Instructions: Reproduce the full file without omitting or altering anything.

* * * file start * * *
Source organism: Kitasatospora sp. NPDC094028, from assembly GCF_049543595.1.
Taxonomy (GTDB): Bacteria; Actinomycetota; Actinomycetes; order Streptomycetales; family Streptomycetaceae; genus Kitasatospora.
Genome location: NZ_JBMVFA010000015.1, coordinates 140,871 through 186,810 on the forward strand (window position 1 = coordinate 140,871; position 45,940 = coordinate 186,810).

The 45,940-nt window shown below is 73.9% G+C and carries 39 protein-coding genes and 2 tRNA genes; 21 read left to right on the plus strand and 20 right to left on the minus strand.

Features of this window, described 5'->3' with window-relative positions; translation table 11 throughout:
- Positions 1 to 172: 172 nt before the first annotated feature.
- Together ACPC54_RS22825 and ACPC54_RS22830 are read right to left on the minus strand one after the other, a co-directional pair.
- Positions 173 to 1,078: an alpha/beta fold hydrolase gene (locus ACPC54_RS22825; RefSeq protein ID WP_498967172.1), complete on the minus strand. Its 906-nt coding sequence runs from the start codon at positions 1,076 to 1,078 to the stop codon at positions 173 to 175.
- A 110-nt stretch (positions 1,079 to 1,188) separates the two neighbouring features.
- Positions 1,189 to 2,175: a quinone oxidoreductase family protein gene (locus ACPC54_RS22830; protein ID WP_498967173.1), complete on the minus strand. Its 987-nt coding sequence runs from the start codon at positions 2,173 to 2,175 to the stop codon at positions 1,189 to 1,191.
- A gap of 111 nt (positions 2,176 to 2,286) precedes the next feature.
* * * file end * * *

Source organism: Kitasatospora sp. NPDC094028, from assembly GCF_049543595.1.
Taxonomy (GTDB): Bacteria; Actinomycetota; Actinomycetes; order Streptomycetales; family Streptomycetaceae; genus Kitasatospora.
Genome location: NZ_JBMVFA010000015.1, coordinates 140,871 through 186,810 on the forward strand (window position 1 = coordinate 140,871; position 45,940 = coordinate 186,810).

The 45,940-nt window shown below is 73.9% G+C and carries 39 protein-coding genes and 2 tRNA genes; 21 read left to right on the plus strand and 20 right to left on the minus strand.

Features of this window, described 5'->3' with window-relative positions; translation table 11 throughout:
- Positions 1 to 172: 172 nt before the first annotated feature.
- Together ACPC54_RS22825 and ACPC54_RS22830 are read right to left on the minus strand one after the other, a co-directional pair.
- Positions 173 to 1,078: an alpha/beta fold hydrolase gene (locus ACPC54_RS22825; RefSeq protein ID WP_498967172.1), complete on the minus strand. Its 906-nt coding sequence runs from the start codon at positions 1,076 to 1,078 to the stop codon at positions 173 to 175.
- A 110-nt stretch (positions 1,079 to 1,188) separates the two neighbouring features.
- Positions 1,189 to 2,175: a quinone oxidoreductase family protein gene (locus ACPC54_RS22830; protein ID WP_498967173.1), complete on the minus strand. Its 987-nt coding sequence runs from the start codon at positions 2,173 to 2,175 to the stop codon at positions 1,189 to 1,191.
- A gap of 111 nt (positions 2,176 to 2,286) precedes the next feature.